This blog is based on a chapter Rachel Reeves MP wrote for the Fabian Society edited collection Facing the Unknown: Building a progressive response to Brexit, published today. 

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Meet Anne Marie Waters - the Ukip politician too extreme for Nigel Farage

In January 2016, Waters launched Pegida UK with former EDL frontman Steven Yaxley-Lennon (aka Tommy Robinson). 

There are few people in British political life who can be attacked from the left by Nigel Farage. Yet that is where Anne Marie Waters has found herself. And by the end of September she could well be the new leader of Ukip, a party almost synonymous with its beer-swilling, chain-smoking former leader.

Waters’s political journey is a curious one. She started out on the political left, but like Oswald Mosley before her, has since veered dramatically to the right. That, however, is where the similarities end. Waters is Irish, agnostic, a lesbian and a self-proclaimed feminist.

But it is her politics – rather than who she is – that have caused a stir among Ukip’s old guard. Former leader Paul Nuttall has said that her views make him “uncomfortable” while Farage has claimed Ukip is “finished” if, under her leadership, it becomes an anti-Islam party.

In her rhetoric, Waters echoes groups such as the English Defence League (EDL) and Britain First. She has called Islam “evil” and her leadership manifesto claims that the religion has turned Britain into a “fearful and censorious society”. Waters wants the banning of the burqa, the closure of all sharia councils and a temporary freeze on all immigration.

She started life in Dublin before moving to Germany in her teens to work as an au pair. Waters also lived in the Netherlands before returning to Britain to study journalism at Nottingham Trent University, graduating in 2003. She subsequently gained a second degree in law. It was then, she says, that she first learnt about Islam, which she claims treats women “like absolute dirt”. Now 39, Waters is a full-time campaigner who lives in Essex with her two dogs and her partner who is an accountant.

Waters’s first spell of serious activism was with the campaign group One Law for All, a secularist organisation fronted by the Iranian feminist and human rights activist Maryam Namazie. Waters resigned in November 2013 after four years with the organisation. According to Namazie, Waters left due to political disagreements over whether the group should collaborate with members of far-right groups.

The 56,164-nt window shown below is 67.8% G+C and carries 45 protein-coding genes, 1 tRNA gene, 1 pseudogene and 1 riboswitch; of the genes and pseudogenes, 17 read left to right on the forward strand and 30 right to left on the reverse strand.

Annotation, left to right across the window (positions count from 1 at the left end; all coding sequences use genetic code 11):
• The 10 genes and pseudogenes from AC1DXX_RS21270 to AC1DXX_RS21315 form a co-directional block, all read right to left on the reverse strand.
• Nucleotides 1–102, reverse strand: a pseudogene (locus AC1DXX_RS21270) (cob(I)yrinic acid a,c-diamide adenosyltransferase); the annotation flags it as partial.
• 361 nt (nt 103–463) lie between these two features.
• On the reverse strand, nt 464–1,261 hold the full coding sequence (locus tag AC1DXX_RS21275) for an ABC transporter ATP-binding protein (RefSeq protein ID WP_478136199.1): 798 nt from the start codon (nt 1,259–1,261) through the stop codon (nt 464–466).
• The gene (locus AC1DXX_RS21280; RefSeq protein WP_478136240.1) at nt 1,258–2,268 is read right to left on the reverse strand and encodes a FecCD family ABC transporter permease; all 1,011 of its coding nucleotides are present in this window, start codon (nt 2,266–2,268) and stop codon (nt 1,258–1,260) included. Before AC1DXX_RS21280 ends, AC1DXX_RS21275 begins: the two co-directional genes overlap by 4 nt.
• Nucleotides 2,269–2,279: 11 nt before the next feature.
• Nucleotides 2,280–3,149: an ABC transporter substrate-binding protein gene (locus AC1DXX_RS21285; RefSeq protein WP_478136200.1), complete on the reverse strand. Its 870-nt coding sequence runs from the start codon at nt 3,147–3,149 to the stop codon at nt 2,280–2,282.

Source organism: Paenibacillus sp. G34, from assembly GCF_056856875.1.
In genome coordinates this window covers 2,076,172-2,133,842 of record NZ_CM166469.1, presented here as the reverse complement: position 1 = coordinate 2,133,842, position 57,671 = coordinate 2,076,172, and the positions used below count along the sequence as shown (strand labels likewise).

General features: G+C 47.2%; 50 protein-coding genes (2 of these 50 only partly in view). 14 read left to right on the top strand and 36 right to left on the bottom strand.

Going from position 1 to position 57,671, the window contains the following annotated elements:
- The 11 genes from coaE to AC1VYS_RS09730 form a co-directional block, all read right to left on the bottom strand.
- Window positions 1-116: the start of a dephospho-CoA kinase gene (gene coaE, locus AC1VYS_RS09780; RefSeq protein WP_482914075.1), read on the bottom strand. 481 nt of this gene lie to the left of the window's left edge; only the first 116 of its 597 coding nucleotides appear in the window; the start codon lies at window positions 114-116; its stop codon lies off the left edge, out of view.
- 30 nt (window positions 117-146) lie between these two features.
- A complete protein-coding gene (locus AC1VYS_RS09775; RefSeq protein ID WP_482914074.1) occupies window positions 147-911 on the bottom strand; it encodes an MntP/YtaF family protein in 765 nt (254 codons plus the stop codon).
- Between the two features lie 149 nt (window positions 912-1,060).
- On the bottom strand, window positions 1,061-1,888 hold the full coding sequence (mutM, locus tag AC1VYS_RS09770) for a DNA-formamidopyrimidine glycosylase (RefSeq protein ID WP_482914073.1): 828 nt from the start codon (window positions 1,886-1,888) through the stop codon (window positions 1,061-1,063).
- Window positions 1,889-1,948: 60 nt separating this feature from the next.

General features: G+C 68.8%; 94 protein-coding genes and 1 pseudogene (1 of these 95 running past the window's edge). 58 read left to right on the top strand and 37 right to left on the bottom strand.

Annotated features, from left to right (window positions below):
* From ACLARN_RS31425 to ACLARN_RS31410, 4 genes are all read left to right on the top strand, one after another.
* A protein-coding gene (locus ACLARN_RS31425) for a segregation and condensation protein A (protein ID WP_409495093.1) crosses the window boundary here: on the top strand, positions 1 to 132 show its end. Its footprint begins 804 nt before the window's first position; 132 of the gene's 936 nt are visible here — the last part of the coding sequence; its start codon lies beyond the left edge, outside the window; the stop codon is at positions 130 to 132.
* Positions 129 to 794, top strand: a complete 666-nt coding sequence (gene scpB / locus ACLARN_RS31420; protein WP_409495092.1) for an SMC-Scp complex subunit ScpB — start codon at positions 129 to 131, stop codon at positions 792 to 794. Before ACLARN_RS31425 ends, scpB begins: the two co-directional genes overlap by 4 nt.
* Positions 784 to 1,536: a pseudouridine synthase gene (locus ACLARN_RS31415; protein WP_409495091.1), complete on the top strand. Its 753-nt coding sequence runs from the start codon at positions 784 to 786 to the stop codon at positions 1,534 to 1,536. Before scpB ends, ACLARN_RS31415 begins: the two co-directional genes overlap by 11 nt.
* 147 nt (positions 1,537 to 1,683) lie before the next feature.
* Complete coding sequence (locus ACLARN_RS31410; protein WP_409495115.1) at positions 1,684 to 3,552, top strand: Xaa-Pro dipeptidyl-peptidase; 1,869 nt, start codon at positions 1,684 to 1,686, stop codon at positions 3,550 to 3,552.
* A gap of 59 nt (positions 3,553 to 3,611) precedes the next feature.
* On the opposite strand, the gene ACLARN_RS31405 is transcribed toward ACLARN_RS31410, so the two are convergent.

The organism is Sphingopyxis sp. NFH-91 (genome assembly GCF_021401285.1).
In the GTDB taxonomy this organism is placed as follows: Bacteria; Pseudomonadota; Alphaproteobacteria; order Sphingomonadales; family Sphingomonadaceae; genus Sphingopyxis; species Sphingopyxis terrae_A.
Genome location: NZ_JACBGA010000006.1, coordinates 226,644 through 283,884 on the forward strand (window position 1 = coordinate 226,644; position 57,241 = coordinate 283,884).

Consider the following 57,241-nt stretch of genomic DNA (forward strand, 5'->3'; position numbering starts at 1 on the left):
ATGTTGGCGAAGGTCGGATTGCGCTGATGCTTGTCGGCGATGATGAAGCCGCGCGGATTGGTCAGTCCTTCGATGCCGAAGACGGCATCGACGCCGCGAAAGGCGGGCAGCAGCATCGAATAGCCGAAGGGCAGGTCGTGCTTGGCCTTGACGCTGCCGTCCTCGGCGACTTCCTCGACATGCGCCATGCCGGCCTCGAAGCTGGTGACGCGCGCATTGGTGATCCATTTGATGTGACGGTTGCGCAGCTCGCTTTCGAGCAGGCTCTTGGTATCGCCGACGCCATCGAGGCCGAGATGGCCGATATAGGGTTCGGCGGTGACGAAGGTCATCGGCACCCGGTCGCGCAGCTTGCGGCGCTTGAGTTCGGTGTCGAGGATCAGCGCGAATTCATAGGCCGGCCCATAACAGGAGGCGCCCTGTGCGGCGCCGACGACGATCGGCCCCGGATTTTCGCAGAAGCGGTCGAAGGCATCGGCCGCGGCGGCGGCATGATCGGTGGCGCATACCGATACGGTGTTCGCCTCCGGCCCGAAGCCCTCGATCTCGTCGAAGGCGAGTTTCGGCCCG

In April 2014, Waters founded Sharia Watch UK and, in January 2016, she launched Pegida UK with former EDL frontman Steven Yaxley-Lennon (aka Tommy Robinson). The group was established as a British chapter of the German-based organisation and was set up to counter what it called the “Islamisation of our countries”. By the summer of 2016, it had petered out.

Waters twice stood unsuccessfully to become a Labour parliamentary candidate. Today, she says she could not back Labour due to its “betrayal of women” and “betrayal of the country” over Islam. After joining Ukip in 2014, she first ran for political office in the Lambeth council election, where she finished in ninth place. At the 2015 general election, Waters stood as the party’s candidate in Lewisham East, finishing third with 9.1 per cent of the vote. She was chosen to stand again in the 2016 London Assembly elections but was deselected after her role in Pegida UK became public. Waters was also prevented from standing in Lewisham East at the 2017 general election after Ukip’s then-leader Nuttall publicly intervened.

The current favourite of the 11 candidates standing to succeed Nuttall is deputy leader Peter Whittle, with Waters in second. Some had hoped the party’s top brass would ban her from standing but last week its national executive approved her campaign.

Due to an expected low turnout, the leadership contest is unpredictable. Last November, Nuttall was elected with just 9,622 votes. More than 1,000 new members reportedly joined Ukip in a two-week period earlier this year, prompting fears of far-right entryism.

Mike Hookem MEP has resigned as Ukip’s deputy whip over Waters’ candidacy, saying he would not “turn a blind eye” to extremism. By contrast, chief whip, MEP Stuart Agnew, is a supporter and has likened her to Joan of Arc. Waters is also working closely on her campaign with Jack Buckby, a former BNP activist and one of the few candidates to run against Labour in the by-election for Jo Cox’s former seat of Batley and Spen. Robinson is another backer.

Peculiarly for someone running to be the leader of a party, Waters does not appear to relish public attention. “I’m not a limelight person,” she recently told the Times. “I don’t like being phoned all the time.”

The journalist Jamie Bartlett, who was invited to the initial launch of Pegida UK in Luton in 2015, said of Waters: “She failed to remember the date of the demo. Her head lolled, her words were slurred, and she appeared to almost fall asleep while Tommy [Robinson] was speaking. After 10 minutes it all ground to an uneasy halt.”

In an age when authenticity is everything, it would be a mistake to underestimate yet another unconventional politician. But perhaps British Muslims shouldn’t panic about Anne Marie Waters just yet.

James Bloodworth is editor of Left Foot Forward

This article first appeared in the 17 August 2017 issue of the New Statesman, Trump goes nuclear